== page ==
Our next task was to prove the concept in action: to lead on a live stream of all the news, filter the stream by story and head up each story stream with a catch-up article or analysis. We needed answers to three urgent questions: could a live stream of all the news - not just a big unfolding event - be turned into a desirable product? What kind of effort would be involved in producing it? And was this a feasible option for the ITN and regional ITV news teams?
We built the first of three prototypes in node.js and joined Jason Mills, the ITN online news editor, and his team in the newsroom. We learnt that curating the stream was a job for at least three editors/producers; that it had the potential to be a great editorial product so long as the editor had a feel for storytelling, which meant knowing what to leave out as well as what to put in; that a fast and simple admin tool with very rapid throughput would be a vital component of the product (our prototype editor was woefully inadequate). We also found out that we would be able use the by-products of the journalistic process to give us sufficient content. In fact, a second round of tests on the national day of action against public service cuts demonstrated that not only would we have enough content from ITN, but the sum of the ITV regions was a fantastic news gathering resource for national stories with a local dimension.
Customer testing drives editorial and design
We continued testing with a larger group and discarded marginal ideas and focused on what people really liked. We wanted to get to launch with a minimum viable product and then continue to build and adapt the service with the benefit of mass audience feedback.
A third throwaway prototype with a much slicker admin tool was introduced in September and this was used by national and regional news teams to practice delivering real time news two days a week, gradually building up to four or five. Julian March made weekly tours of the regions, encouraging and guiding the news teams, giving feedback from the test group and sharing experience. By January, when we switched to an Alpha version of the production site (built by Made by Many in Ruby on Rails), most of the newsrooms were producing streams of high quality content and - excitingly - beating Sky and BBC news online to breaking stories.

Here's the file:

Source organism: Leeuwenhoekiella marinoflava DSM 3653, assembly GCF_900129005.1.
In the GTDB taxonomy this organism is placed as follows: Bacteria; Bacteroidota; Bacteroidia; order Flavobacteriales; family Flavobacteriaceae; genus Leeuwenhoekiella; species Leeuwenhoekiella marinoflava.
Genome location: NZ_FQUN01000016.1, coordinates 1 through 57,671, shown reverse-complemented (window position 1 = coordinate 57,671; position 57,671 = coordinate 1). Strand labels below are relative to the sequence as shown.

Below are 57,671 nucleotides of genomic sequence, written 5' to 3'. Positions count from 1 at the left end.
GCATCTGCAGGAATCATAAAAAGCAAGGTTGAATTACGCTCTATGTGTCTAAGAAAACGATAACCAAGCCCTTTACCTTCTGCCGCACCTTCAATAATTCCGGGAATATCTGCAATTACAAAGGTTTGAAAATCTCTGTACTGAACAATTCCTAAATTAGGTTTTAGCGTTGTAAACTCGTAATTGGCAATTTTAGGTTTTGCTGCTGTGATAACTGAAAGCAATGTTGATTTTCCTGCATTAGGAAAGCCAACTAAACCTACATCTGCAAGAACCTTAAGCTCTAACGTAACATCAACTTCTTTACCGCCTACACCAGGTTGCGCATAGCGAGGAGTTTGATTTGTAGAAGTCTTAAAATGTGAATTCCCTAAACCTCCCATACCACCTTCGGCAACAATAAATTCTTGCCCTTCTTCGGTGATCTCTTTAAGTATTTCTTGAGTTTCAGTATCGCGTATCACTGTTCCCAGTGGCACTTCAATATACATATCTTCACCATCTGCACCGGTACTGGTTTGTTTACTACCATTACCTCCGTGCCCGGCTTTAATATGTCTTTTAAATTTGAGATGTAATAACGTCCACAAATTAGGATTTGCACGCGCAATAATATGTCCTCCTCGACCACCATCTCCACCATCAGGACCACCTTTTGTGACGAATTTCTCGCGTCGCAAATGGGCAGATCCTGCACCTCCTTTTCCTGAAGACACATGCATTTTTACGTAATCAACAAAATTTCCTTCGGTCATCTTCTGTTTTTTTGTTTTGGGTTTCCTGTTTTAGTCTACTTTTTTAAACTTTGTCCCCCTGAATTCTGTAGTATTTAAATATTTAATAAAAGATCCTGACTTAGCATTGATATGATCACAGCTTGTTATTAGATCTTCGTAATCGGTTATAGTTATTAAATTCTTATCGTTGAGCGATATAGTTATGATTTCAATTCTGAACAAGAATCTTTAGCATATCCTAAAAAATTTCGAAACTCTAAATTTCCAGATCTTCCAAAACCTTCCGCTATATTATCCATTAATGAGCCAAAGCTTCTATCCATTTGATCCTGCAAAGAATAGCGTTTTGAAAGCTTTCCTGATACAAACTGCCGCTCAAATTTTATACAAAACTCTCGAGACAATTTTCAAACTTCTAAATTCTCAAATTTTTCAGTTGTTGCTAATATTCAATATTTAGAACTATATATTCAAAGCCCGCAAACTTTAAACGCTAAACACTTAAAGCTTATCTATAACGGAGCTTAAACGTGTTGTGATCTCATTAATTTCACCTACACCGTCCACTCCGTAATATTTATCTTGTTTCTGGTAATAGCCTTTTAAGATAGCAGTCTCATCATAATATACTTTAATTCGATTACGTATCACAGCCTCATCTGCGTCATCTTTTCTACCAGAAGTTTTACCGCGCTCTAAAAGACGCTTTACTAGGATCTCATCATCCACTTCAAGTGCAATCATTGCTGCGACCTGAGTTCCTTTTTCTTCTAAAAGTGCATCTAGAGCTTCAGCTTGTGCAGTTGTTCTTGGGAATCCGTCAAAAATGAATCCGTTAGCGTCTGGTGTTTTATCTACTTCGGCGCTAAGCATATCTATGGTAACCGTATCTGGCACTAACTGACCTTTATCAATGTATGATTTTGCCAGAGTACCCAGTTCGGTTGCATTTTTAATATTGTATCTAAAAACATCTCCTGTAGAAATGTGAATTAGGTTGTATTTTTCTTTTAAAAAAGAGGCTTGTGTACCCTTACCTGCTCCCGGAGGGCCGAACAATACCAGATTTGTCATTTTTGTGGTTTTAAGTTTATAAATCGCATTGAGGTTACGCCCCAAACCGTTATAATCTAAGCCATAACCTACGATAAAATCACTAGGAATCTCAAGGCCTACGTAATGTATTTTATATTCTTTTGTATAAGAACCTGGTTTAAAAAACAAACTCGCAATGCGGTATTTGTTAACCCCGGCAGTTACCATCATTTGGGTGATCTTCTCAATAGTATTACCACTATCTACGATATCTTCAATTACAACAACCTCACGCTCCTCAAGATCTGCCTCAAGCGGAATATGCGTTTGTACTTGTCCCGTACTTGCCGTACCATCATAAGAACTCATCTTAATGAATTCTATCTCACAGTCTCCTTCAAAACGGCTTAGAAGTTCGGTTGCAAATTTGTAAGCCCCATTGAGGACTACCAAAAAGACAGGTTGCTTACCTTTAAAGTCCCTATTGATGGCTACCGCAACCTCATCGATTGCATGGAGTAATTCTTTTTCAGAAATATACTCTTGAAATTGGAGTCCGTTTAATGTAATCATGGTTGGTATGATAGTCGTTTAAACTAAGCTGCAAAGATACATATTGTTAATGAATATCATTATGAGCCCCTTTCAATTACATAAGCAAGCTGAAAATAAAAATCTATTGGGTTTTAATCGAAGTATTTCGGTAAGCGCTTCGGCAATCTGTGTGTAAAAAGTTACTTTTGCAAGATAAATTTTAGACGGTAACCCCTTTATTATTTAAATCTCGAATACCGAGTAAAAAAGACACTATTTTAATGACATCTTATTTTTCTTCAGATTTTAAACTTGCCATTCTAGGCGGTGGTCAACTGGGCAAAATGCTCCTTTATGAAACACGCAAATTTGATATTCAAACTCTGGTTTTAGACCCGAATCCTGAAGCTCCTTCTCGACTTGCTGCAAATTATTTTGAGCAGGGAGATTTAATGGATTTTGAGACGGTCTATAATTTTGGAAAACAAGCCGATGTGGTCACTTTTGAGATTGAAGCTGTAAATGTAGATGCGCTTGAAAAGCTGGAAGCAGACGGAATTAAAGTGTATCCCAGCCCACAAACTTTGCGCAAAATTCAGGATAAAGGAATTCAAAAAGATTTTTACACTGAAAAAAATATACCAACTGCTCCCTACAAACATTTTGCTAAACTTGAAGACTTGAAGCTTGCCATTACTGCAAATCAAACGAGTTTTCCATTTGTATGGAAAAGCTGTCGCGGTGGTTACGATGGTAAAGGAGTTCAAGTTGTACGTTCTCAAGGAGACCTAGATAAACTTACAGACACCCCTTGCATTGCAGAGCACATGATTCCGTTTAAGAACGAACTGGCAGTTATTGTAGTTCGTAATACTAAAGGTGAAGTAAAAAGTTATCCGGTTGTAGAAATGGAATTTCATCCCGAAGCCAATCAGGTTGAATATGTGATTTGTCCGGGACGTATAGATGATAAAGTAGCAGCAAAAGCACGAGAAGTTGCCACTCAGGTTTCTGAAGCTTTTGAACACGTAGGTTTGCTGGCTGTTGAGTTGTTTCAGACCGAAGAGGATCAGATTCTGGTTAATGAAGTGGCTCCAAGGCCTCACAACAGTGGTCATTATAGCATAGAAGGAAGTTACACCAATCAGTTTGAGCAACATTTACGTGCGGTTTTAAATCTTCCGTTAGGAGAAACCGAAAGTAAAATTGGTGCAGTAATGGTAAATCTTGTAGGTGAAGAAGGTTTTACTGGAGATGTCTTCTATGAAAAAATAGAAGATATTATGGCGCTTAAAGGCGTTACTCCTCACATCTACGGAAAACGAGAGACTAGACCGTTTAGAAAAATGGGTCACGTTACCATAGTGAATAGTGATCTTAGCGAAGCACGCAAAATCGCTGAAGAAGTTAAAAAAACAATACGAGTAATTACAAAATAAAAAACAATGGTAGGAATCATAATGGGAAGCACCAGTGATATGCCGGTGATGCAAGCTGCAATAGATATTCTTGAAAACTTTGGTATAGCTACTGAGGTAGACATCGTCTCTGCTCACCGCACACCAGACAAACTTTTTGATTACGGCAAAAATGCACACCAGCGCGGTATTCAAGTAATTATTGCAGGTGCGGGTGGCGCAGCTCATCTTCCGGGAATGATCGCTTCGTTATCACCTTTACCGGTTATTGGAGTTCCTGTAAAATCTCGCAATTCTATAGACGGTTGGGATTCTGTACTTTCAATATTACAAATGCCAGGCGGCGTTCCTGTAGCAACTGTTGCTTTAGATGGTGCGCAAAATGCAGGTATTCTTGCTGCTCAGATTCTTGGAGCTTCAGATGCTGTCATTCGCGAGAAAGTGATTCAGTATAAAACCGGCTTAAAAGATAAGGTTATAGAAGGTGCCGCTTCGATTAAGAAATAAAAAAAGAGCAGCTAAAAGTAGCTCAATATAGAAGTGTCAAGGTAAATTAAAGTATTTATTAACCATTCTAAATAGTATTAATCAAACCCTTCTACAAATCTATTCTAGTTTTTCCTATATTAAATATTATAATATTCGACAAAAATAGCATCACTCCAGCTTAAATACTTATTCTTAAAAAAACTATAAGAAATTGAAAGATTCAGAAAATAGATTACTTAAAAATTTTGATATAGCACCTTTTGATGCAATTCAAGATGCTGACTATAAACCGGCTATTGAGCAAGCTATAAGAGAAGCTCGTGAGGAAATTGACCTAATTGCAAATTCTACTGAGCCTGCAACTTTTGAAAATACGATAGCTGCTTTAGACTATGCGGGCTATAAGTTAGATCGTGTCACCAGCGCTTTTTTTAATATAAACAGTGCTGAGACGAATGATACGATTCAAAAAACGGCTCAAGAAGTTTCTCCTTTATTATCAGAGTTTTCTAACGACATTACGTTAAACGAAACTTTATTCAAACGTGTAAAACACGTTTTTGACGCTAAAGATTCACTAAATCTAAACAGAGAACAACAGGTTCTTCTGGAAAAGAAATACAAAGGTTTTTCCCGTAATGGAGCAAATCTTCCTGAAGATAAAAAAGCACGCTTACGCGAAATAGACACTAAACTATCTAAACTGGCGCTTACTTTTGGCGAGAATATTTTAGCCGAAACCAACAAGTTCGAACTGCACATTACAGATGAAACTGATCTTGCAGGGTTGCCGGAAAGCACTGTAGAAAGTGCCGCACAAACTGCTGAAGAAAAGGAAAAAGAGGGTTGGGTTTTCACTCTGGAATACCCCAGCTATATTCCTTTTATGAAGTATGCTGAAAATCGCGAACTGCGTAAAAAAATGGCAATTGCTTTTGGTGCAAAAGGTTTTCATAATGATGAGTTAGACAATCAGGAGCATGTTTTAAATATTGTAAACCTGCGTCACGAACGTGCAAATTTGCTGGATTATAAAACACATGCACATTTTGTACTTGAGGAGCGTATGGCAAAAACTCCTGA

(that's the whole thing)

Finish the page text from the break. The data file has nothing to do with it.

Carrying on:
We had debates along the way. What was the life cycle of a story in the stream? (Variable, but not normally greater than 24 hours). Could a story filter name change to fit the latest news (Yes). What was the optimum number of filters (between 9 and 12). Will users object to advertising in the stream? (most of our test group didn’t). Are horizontal galleries better than vertical picture stories (No, people are happier scrolling). Should comments be included in the first release? (No, but we have some interesting plans) and, vitally, is a mobile optimised version necessary for first release (resounding Yes!).
This is a minimum viable product, what’s next?
We've launched after just six two-week iterations of build. There will be further releases of the product as we watch how it grows and is received. Lean product development requires focus on value and discarding anything that isn’t absolutely necessary for launch. Robin and Julian understood very clearly the value of agile, integrated development and what that involves on both sides: give and take on functionality and going for a minimum viable product that doesn’t deliver everything now; trust that not everything has to be designed or signed off upfront, accepting responsibility and clear roles in delivery, and, above all, working together as a team. We were incredibly fortunate to have an ITV product manager, Jason Mercer, working with our team in our studio. Likewise, we were accepted into the newsroom by Jason Mills and ITV News Editor Deborah Turness.
This is just the start of a project, building a platform for next generation news at ITV. Next steps? Local participation is a very interesting prospect, so is finer-grained filtering by different facets (including location, topics, popularity, people) and of course, comments and sentiment tracking and connected TV. What we know is that its already had an impact on the news team by turning it into a 24 hour news operation that’s no longer constrained by TV. Irrespective of the running order set by broadcast, if a reporter has a story, now he or she has an outlet.
This isn’t the definitive account of the story either. There’s a fascinating technology story to be told by Stuart Eccles; James Higgs will lift the lid on an editorial admin tool that can turn news around in seconds; Cath Richardson will be blogging about the way customer testing influenced our decisions and changed our audience focus; and Robin Pembrooke will be blogging tomorrow about the experience from ITV’s point of view.
We’d really appreciate any comments or opinions on the service. It’s very different, we won’t have got it all right, but we’re confident that a big chunk of the ITV News audience - and beyond - will really get it.
With huge thanks to all at Made by Many, ITV and ITN involved in the concept, design, development and delivery of the project